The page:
It all has a purpose


Bethesda Terrace in Central Park, on a recent trip this winter

Holding my book in my hands still makes me sentimental sometimes. I am constantly chasing dreams – relentlessly. One after another.

But this is the dream I had since I was a little girl – realized. We’ll be coming up on a year since it was released, soon…

I wanted to share this stanza from the Tenth Elegy in Rilke’s incredible Duino Elegies, which are honestly just too stunning to put into words. I feel like I could read them a thousand times and still come up with something new to strike me.

“Someday, emerging at last from the violent insight,
let me sing out jubilation and praise to assenting angels.
Let not even one of the clearly-struck hammers of my heart
fail to sound because of a slack, a doubtful,
or a broken string. Let my joyfully streaming face
make me more radiant; let my hidden weeping arise
and blossom. How dear you will be to me then, you nights
of anguish. Why didn’t I kneel more deeply to accept you,
inconsolable sisters, and, surrendering, lose myself
in your loosened hair. How we squander our hours of pain.
How we gaze beyond them into the bitter duration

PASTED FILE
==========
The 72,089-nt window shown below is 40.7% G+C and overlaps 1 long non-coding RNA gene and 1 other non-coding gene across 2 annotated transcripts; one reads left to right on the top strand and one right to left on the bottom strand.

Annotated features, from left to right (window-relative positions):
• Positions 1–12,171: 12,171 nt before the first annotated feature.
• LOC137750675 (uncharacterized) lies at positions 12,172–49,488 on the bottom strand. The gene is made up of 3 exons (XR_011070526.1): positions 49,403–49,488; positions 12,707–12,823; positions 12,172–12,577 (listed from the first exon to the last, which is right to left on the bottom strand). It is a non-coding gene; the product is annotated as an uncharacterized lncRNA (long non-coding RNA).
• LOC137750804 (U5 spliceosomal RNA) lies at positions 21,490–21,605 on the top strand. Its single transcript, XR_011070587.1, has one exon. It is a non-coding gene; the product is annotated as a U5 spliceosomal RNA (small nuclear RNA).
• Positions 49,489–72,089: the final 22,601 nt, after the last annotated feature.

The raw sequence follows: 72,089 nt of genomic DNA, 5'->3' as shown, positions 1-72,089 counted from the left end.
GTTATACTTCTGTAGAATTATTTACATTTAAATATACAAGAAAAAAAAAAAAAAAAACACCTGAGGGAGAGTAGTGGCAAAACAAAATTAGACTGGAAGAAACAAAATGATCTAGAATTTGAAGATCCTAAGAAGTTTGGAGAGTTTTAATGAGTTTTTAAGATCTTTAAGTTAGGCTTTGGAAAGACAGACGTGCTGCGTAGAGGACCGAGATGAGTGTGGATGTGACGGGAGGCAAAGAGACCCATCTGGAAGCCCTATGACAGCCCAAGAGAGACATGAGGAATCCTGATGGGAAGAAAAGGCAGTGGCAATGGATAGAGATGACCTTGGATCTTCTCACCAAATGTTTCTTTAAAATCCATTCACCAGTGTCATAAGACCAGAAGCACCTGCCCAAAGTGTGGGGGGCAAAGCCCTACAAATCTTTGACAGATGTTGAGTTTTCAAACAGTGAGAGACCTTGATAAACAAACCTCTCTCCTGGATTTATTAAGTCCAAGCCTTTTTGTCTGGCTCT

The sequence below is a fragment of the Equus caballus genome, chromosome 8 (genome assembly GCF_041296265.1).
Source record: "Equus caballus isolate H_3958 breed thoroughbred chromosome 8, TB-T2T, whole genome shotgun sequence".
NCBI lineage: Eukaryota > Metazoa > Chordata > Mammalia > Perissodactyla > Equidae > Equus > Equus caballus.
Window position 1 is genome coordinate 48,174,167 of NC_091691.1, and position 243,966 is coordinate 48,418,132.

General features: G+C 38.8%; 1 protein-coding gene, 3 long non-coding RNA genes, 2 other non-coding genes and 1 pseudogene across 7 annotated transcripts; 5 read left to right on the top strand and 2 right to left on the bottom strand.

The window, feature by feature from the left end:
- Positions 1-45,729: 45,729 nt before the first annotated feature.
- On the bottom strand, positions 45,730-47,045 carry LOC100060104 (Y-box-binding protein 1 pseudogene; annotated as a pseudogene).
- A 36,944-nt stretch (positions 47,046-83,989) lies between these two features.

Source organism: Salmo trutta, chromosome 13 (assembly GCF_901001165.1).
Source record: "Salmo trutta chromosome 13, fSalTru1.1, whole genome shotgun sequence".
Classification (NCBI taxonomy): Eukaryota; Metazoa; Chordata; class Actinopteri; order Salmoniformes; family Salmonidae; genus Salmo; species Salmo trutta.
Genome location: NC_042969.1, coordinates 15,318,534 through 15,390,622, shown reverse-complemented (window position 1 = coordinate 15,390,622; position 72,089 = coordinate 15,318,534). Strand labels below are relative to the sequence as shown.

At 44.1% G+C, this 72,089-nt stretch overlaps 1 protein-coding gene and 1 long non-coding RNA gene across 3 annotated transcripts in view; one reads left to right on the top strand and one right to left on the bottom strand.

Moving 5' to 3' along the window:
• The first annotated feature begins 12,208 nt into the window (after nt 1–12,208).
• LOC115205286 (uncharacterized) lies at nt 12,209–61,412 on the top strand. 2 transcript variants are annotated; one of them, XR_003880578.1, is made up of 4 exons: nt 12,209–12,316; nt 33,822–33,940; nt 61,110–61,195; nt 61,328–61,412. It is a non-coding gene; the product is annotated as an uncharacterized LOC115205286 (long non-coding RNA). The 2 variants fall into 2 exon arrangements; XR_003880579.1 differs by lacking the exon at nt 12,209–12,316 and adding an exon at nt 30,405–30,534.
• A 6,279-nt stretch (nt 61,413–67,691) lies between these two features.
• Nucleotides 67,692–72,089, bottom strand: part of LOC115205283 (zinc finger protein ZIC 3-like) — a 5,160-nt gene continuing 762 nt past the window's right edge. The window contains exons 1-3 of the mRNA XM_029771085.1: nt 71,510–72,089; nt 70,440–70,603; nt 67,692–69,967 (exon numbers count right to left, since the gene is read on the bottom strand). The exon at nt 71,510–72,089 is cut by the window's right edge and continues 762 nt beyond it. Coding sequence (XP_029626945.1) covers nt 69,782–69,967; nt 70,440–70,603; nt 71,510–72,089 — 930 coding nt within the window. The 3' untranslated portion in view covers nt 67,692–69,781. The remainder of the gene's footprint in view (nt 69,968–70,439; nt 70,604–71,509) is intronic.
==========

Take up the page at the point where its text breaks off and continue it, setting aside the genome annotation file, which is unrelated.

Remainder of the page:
to see if they have an end. Though they are really
our winter-enduring foliage, our dark evergreen,
one season in our inner year–, not only a season
in time–, but are place and settlement, foundation and soil
and home.”

So precious… Happy Tuesday, all.

XO a.

Author: audrey dimola

MY NAME IS AUDREY AND I AM A WILDFIRE. // My work catches flame at the intersections of multidisciplinary art, ceremony and ritual, community and connection, improvisation and radical vulnerability. I am a Queens, NYC born-and-raised poetic alchemist, performer, curator, and sacred space-holder; author of 3 poetry and prose collections; Director of Public Programs at Socrates Sculpture Park; and creator of original event experiences such as Nature of the Muse, Church of the Sacred Body, and How We Create & How We Cope: Intersections of Art & Mental Illness.

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